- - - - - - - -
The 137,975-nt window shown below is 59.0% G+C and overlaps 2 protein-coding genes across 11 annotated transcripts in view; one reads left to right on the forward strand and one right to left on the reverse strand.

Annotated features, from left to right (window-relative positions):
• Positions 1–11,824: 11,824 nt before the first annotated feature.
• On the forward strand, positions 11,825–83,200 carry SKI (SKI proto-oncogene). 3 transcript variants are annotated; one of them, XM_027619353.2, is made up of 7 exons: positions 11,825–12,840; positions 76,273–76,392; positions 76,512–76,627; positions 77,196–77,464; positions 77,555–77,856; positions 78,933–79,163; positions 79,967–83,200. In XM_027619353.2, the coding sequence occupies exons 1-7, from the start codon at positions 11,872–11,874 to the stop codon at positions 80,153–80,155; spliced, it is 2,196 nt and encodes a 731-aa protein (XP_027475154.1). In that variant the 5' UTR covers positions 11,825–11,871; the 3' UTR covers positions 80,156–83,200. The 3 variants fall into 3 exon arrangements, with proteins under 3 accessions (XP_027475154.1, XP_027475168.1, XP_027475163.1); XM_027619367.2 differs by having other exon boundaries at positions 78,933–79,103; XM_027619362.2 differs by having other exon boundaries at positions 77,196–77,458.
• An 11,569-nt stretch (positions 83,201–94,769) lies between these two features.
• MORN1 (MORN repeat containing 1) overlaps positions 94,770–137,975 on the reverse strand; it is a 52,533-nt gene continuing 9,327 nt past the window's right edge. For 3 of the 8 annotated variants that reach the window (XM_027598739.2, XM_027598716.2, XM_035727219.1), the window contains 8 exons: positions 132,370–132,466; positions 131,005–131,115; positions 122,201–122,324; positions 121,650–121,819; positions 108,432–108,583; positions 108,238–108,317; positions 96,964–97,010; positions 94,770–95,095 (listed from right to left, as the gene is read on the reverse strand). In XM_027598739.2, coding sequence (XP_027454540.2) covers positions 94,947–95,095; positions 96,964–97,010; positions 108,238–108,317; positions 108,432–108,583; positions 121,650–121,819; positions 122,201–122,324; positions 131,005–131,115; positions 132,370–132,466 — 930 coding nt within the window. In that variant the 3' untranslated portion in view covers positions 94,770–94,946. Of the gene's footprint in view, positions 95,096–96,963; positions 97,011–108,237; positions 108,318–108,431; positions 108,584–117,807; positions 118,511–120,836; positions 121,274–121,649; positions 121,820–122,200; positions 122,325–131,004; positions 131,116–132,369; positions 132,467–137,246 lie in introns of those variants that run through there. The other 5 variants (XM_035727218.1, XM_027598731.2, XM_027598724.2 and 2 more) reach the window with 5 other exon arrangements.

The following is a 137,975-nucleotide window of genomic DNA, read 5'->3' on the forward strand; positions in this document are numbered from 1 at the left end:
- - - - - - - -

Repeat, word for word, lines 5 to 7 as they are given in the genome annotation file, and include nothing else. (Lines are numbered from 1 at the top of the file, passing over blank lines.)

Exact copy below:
• An 11,569-nt stretch (positions 83,201–94,769) lies between these two features.
• MORN1 (MORN repeat containing 1) overlaps positions 94,770–137,975 on the reverse strand; it is a 52,533-nt gene continuing 9,327 nt past the window's right edge. For 3 of the 8 annotated variants that reach the window (XM_027598739.2, XM_027598716.2, XM_035727219.1), the window contains 8 exons: positions 132,370–132,466; positions 131,005–131,115; positions 122,201–122,324; positions 121,650–121,819; positions 108,432–108,583; positions 108,238–108,317; positions 96,964–97,010; positions 94,770–95,095 (listed from right to left, as the gene is read on the reverse strand). In XM_027598739.2, coding sequence (XP_027454540.2) covers positions 94,947–95,095; positions 96,964–97,010; positions 108,238–108,317; positions 108,432–108,583; positions 121,650–121,819; positions 122,201–122,324; positions 131,005–131,115; positions 132,370–132,466 — 930 coding nt within the window. In that variant the 3' untranslated portion in view covers positions 94,770–94,946. Of the gene's footprint in view, positions 95,096–96,963; positions 97,011–108,237; positions 108,318–108,431; positions 108,584–117,807; positions 118,511–120,836; positions 121,274–121,649; positions 121,820–122,200; positions 122,325–131,004; positions 131,116–132,369; positions 132,467–137,246 lie in introns of those variants that run through there. The other 5 variants (XM_035727218.1, XM_027598731.2, XM_027598724.2 and 2 more) reach the window with 5 other exon arrangements.

The following is a 137,975-nucleotide window of genomic DNA, read 5'->3' on the forward strand; positions in this document are numbered from 1 at the left end: